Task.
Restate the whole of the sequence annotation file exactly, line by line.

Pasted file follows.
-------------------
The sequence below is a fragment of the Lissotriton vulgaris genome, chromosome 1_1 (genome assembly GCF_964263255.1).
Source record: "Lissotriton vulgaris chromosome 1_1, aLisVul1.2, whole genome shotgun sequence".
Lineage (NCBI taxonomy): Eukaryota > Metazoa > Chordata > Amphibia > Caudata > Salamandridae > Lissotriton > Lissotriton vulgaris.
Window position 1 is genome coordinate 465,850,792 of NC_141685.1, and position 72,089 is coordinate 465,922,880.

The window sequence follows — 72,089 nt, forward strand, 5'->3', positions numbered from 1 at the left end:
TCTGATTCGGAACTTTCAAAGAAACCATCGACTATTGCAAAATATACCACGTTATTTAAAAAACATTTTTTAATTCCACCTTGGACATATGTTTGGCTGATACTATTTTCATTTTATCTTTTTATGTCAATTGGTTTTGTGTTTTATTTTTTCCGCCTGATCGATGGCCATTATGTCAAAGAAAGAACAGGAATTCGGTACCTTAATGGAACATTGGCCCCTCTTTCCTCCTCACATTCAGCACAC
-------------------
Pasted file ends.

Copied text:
The sequence below is a fragment of the Lissotriton vulgaris genome, chromosome 1_1 (genome assembly GCF_964263255.1).
Source record: "Lissotriton vulgaris chromosome 1_1, aLisVul1.2, whole genome shotgun sequence".
Lineage (NCBI taxonomy): Eukaryota > Metazoa > Chordata > Amphibia > Caudata > Salamandridae > Lissotriton > Lissotriton vulgaris.
Window position 1 is genome coordinate 465,850,792 of NC_141685.1, and position 72,089 is coordinate 465,922,880.

The window sequence follows — 72,089 nt, forward strand, 5'->3', positions numbered from 1 at the left end:
TCTGATTCGGAACTTTCAAAGAAACCATCGACTATTGCAAAATATACCACGTTATTTAAAAAACATTTTTTAATTCCACCTTGGACATATGTTTGGCTGATACTATTTTCATTTTATCTTTTTATGTCAATTGGTTTTGTGTTTTATTTTTTCCGCCTGATCGATGGCCATTATGTCAAAGAAAGAACAGGAATTCGGTACCTTAATGGAACATTGGCCCCTCTTTCCTCCTCACATTCAGCACAC